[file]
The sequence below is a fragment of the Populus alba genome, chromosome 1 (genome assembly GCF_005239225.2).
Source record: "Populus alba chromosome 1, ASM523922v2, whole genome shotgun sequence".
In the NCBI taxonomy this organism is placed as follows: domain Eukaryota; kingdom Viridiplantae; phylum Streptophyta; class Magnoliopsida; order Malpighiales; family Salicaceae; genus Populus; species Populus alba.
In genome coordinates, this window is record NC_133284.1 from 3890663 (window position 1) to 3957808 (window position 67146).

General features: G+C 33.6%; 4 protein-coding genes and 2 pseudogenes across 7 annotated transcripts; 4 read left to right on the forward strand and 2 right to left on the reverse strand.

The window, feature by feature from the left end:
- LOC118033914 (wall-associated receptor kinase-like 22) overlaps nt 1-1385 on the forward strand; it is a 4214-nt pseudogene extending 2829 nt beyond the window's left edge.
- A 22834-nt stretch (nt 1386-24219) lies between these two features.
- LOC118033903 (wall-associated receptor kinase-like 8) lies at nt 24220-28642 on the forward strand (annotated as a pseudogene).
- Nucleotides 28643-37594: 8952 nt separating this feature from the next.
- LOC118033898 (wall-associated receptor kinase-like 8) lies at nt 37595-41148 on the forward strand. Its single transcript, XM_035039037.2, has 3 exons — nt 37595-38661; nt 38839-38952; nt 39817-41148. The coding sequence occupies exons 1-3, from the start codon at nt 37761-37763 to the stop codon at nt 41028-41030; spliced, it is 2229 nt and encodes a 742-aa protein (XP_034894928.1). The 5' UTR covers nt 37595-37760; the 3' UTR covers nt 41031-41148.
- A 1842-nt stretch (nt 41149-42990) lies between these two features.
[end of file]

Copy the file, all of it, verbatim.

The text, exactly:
The sequence below is a fragment of the Populus alba genome, chromosome 1 (genome assembly GCF_005239225.2).
Source record: "Populus alba chromosome 1, ASM523922v2, whole genome shotgun sequence".
In the NCBI taxonomy this organism is placed as follows: domain Eukaryota; kingdom Viridiplantae; phylum Streptophyta; class Magnoliopsida; order Malpighiales; family Salicaceae; genus Populus; species Populus alba.
In genome coordinates, this window is record NC_133284.1 from 3890663 (window position 1) to 3957808 (window position 67146).

General features: G+C 33.6%; 4 protein-coding genes and 2 pseudogenes across 7 annotated transcripts; 4 read left to right on the forward strand and 2 right to left on the reverse strand.

The window, feature by feature from the left end:
- LOC118033914 (wall-associated receptor kinase-like 22) overlaps nt 1-1385 on the forward strand; it is a 4214-nt pseudogene extending 2829 nt beyond the window's left edge.
- A 22834-nt stretch (nt 1386-24219) lies between these two features.
- LOC118033903 (wall-associated receptor kinase-like 8) lies at nt 24220-28642 on the forward strand (annotated as a pseudogene).
- Nucleotides 28643-37594: 8952 nt separating this feature from the next.
- LOC118033898 (wall-associated receptor kinase-like 8) lies at nt 37595-41148 on the forward strand. Its single transcript, XM_035039037.2, has 3 exons — nt 37595-38661; nt 38839-38952; nt 39817-41148. The coding sequence occupies exons 1-3, from the start codon at nt 37761-37763 to the stop codon at nt 41028-41030; spliced, it is 2229 nt and encodes a 742-aa protein (XP_034894928.1). The 5' UTR covers nt 37595-37760; the 3' UTR covers nt 41031-41148.
- A 1842-nt stretch (nt 41149-42990) lies between these two features.